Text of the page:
It may be many years before construction begins on "Phase I" of improvements at Taos Ski Valley, but at least skiers and riders can dream about the possibilities now. They can comment on them, too.
The northern New Mexico resort's first-phase proposal to add lifts to its most extreme terrain, cut new glades, and upgrade existing chairlifts is in at the supervisor's office of the Carson National Forest. Each project will undergo an environmental impact statement that begins with a public comment period ending Jan. 17.
"It's a look at 10 projects we might undertake in the next five years," Administrative Manager Adriana Blake told OnTheSnow. "We still have to count squirrels and go through all the reviews, like archaeology, before anything gets the final OK. That should be at least two years out, and then we have to figure out how to pay for them."
New lift access to alpine Kachina Peak and West Basin Ridge are among the most dramatic elements of the plan. Heretofore, reaching the double-black diamond chutes and faces in these areas has meant hiking for up to an hour or more. The proposals join several recent developments at Taos, including the Blake family's first venture into real estate, expanded beginners areas and an aggressive advertising campaign.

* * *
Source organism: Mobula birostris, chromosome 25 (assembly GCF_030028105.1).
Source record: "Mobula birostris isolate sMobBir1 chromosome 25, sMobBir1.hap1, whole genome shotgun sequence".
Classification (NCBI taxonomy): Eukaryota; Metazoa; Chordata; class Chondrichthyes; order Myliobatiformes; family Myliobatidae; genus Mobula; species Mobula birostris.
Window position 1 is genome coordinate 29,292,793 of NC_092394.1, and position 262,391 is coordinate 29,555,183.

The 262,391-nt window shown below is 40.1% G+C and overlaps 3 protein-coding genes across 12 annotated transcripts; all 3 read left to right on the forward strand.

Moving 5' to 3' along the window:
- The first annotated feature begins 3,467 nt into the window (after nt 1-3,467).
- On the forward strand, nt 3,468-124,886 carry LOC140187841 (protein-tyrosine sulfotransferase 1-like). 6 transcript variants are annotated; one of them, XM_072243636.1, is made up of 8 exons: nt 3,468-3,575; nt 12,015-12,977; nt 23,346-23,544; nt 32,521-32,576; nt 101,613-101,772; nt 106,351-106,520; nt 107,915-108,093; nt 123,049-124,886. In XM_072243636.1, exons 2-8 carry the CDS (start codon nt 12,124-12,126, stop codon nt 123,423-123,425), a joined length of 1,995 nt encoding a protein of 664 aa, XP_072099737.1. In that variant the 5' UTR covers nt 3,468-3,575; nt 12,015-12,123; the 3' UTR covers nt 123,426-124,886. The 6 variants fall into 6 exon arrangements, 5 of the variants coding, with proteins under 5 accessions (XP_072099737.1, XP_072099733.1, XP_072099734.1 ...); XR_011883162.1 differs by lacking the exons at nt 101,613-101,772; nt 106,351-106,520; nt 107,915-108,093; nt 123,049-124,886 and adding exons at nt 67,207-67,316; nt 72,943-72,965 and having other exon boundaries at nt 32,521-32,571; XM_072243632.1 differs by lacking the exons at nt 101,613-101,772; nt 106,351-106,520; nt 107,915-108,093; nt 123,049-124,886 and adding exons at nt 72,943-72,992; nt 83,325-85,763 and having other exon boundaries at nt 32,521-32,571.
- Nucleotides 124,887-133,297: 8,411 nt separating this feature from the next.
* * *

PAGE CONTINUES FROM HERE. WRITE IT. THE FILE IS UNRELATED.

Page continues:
All ski and snowboard areas that sit on U.S. Forest Service land must revise master plans for development on public lands every 30 years or so. Taos Ski Valley's original plan was written in the 1980s. One difference now, said Blake, is the Forest Service's "cost recovery" program that has resorts paying for the NEPA (National Environment Policy Act) review and, in return, getting a guaranteed deadline for a decision.